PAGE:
Inaugural InSpace Showcase 2022

ANU InSpace showcase 2022 audience

The inaugural InSpace Showcase was a hit! In just one hour, the ANU Institute for Space showcased three of our flagship missions through a multidisciplinary lens. Monday 21 November 2022 saw an audience of over 120 people arrive at the ANU Kambri to listen to the latest space news.

The Showcase began with music curated especially for the showcase by Head of the ANU School of Music, Professor Kim Cunio. ANU Vice Chancellor Professor Brian Schmidt kicked things off, along with InSpace Director, Professor Anna Moore.

ANU VC Brian Schmidt and InSpace Director Anna Moore speaking at the podium

The presentations were dynamic and informative. First up was Fire and Water: Earth Observation and Climate Change presented by Associate Professor Marta Yebra, Associate Professor Kirk McKenzie, and Dr Doris Grosse. The talk focused on how climate action requires data than can only be gathered from space. Australia has the opportunity to be a leader in specific technologies for predicting and mitigating bushfires and for critical water management. As a nation dependent on these technologies, we have a moral obligation to advance them for our local, regional, and global climate needs and to consider how to protect the space environment in which they operate.

Fire and Water speakers

Next, we heard from Associate Professor Francis Bennett, Dr Kate Ferguson, and Dr Cassandra Steer about The Future of Communications: From Light to Quantum. The team talked about how Australia’s future depends on reliable, fast, and high-volume communication infrastructure to meet increasing demands, especially during natural disasters and health crises. The ANU is leading the development of an integrated ground station network for optical and quantum satellite telecommunications to enable next generation, secure communications for Australia’s nation-critical operations. This is an opportunity for Australia to assert itself as a space middle power.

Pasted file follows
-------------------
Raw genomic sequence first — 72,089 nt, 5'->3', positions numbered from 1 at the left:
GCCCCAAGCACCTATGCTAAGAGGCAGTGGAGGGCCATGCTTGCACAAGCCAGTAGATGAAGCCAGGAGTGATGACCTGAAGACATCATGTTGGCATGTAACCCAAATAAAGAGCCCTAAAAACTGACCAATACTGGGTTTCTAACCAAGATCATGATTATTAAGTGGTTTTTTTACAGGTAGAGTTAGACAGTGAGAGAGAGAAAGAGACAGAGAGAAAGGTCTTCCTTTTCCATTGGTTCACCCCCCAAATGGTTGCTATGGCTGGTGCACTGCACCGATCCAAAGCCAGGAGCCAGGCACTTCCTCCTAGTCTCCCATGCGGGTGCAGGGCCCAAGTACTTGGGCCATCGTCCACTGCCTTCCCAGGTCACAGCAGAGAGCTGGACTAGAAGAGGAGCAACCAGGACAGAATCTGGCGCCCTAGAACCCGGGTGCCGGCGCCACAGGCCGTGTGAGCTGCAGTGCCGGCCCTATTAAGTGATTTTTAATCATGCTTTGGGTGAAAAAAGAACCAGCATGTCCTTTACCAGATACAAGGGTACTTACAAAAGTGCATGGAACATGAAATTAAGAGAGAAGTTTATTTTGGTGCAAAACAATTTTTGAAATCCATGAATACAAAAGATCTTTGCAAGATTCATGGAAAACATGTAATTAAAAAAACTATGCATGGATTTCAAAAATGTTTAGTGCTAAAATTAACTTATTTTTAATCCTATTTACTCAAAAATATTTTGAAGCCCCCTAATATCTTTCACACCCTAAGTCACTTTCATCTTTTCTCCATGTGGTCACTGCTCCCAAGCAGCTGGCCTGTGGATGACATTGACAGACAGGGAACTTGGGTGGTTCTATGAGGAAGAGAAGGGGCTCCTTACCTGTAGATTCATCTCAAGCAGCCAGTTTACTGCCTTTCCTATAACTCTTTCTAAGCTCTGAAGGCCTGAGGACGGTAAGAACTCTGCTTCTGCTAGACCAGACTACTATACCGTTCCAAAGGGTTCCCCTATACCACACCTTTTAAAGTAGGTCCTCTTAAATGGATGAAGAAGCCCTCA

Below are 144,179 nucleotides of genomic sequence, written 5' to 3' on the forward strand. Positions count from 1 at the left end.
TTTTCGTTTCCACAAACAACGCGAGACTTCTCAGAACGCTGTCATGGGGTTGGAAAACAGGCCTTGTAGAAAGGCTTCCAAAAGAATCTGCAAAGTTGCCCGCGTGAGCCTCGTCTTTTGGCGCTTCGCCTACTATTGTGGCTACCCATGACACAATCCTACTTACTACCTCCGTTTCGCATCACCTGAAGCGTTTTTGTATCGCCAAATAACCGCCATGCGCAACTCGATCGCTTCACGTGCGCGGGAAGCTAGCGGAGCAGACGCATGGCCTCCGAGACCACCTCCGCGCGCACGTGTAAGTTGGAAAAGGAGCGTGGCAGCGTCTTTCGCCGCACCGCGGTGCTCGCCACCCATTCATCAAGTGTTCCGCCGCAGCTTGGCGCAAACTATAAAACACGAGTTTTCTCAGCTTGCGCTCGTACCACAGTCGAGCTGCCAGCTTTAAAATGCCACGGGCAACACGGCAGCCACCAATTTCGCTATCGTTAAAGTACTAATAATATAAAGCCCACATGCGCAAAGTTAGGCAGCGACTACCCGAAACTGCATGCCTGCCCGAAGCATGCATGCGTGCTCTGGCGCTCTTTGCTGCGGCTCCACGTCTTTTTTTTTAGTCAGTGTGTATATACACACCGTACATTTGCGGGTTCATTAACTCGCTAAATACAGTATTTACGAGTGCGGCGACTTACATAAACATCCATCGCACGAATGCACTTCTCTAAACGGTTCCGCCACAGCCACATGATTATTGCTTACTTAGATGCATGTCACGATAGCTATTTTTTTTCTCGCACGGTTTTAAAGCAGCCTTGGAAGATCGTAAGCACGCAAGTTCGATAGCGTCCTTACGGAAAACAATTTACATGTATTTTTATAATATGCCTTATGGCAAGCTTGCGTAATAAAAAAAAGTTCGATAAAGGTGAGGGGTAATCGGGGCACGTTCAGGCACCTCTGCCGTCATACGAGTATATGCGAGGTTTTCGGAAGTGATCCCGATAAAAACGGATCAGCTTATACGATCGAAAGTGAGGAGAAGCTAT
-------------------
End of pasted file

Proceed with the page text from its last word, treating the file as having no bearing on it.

Future of Quantum speakers

The final presentation brought Professor Air Vice-Marshall Tracy Smart, Dr Emma Tucker, and Associate Professor Maria Racionero Llorente to the stage to cover Space Medicine for Earthlings. During the pandemic, we learned that not all Australians have access to proper healthcare. Space medicine research studies human health needs in a harsh environment, using remote technologies, which have applications on Earth for regional, rural, and remote Australians and for aged care in the home. ANU Mission Specialists are developing digital twin technology to support human space exploration and travel, and, at the same time, creating ground-breaking applications for Australians who will need them most in the next 10 years. This has positive implications for an optimum economy of public goods.

Space Medicine for Earthlings speakers

A drinks reception followed, co-sponsored by the Space Industry Association of Australia (SIAA), giving representatives from the space industry, Commonwealth and ACT governments, researchers, and our Mission Specialists a chance to network.

Networking reception

Networking reception

Networking reception